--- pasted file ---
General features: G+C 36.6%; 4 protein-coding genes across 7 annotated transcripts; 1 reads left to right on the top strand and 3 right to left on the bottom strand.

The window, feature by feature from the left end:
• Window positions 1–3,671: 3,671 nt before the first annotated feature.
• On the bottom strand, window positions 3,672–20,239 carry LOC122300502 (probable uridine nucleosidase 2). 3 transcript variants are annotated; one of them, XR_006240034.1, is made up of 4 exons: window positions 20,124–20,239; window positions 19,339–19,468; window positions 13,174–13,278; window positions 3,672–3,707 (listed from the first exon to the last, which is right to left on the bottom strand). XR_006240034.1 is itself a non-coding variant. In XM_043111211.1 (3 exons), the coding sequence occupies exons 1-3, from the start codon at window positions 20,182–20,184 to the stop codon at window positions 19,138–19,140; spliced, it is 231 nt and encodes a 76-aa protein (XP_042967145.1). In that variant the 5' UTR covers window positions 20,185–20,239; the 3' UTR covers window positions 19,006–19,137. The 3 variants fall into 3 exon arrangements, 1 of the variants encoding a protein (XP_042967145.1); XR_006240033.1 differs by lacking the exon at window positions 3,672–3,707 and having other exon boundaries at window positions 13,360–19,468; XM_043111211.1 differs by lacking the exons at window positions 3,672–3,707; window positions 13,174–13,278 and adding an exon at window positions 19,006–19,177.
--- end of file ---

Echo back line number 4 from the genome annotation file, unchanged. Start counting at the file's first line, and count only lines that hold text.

• On the bottom strand, window positions 3,672–20,239 carry LOC122300502 (probable uridine nucleosidase 2). 3 transcript variants are annotated; one of them, XR_006240034.1, is made up of 4 exons: window positions 20,124–20,239; window positions 19,339–19,468; window positions 13,174–13,278; window positions 3,672–3,707 (listed from the first exon to the last, which is right to left on the bottom strand). XR_006240034.1 is itself a non-coding variant. In XM_043111211.1 (3 exons), the coding sequence occupies exons 1-3, from the start codon at window positions 20,182–20,184 to the stop codon at window positions 19,138–19,140; spliced, it is 231 nt and encodes a 76-aa protein (XP_042967145.1). In that variant the 5' UTR covers window positions 20,185–20,239; the 3' UTR covers window positions 19,006–19,137. The 3 variants fall into 3 exon arrangements, 1 of the variants encoding a protein (XP_042967145.1); XR_006240033.1 differs by lacking the exon at window positions 3,672–3,707 and having other exon boundaries at window positions 13,360–19,468; XM_043111211.1 differs by lacking the exons at window positions 3,672–3,707; window positions 13,174–13,278 and adding an exon at window positions 19,006–19,177.